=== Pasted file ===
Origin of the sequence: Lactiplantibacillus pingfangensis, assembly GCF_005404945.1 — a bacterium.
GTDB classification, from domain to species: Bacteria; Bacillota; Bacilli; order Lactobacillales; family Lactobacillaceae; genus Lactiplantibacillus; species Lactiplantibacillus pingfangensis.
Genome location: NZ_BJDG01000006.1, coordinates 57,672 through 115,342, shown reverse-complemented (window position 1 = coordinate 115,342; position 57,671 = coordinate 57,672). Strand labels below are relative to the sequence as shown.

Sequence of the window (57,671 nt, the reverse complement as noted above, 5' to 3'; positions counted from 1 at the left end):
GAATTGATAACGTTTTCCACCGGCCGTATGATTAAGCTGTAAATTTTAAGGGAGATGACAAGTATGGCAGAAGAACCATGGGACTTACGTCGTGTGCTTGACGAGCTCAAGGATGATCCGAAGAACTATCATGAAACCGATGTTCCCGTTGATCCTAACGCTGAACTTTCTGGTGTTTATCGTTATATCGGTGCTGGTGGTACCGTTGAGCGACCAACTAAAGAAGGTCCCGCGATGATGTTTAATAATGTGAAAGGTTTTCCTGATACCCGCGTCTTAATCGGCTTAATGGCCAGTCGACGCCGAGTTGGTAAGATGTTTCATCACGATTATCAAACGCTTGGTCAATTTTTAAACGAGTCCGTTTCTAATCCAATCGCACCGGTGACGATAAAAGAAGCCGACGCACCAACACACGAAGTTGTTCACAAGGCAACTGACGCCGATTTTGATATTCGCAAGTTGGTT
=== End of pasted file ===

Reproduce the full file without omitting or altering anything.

Origin of the sequence: Lactiplantibacillus pingfangensis, assembly GCF_005404945.1 — a bacterium.
GTDB classification, from domain to species: Bacteria; Bacillota; Bacilli; order Lactobacillales; family Lactobacillaceae; genus Lactiplantibacillus; species Lactiplantibacillus pingfangensis.
Genome location: NZ_BJDG01000006.1, coordinates 57,672 through 115,342, shown reverse-complemented (window position 1 = coordinate 115,342; position 57,671 = coordinate 57,672). Strand labels below are relative to the sequence as shown.

Sequence of the window (57,671 nt, the reverse complement as noted above, 5' to 3'; positions counted from 1 at the left end):
GAATTGATAACGTTTTCCACCGGCCGTATGATTAAGCTGTAAATTTTAAGGGAGATGACAAGTATGGCAGAAGAACCATGGGACTTACGTCGTGTGCTTGACGAGCTCAAGGATGATCCGAAGAACTATCATGAAACCGATGTTCCCGTTGATCCTAACGCTGAACTTTCTGGTGTTTATCGTTATATCGGTGCTGGTGGTACCGTTGAGCGACCAACTAAAGAAGGTCCCGCGATGATGTTTAATAATGTGAAAGGTTTTCCTGATACCCGCGTCTTAATCGGCTTAATGGCCAGTCGACGCCGAGTTGGTAAGATGTTTCATCACGATTATCAAACGCTTGGTCAATTTTTAAACGAGTCCGTTTCTAATCCAATCGCACCGGTGACGATAAAAGAAGCCGACGCACCAACACACGAAGTTGTTCACAAGGCAACTGACGCCGATTTTGATATTCGCAAGTTGGTT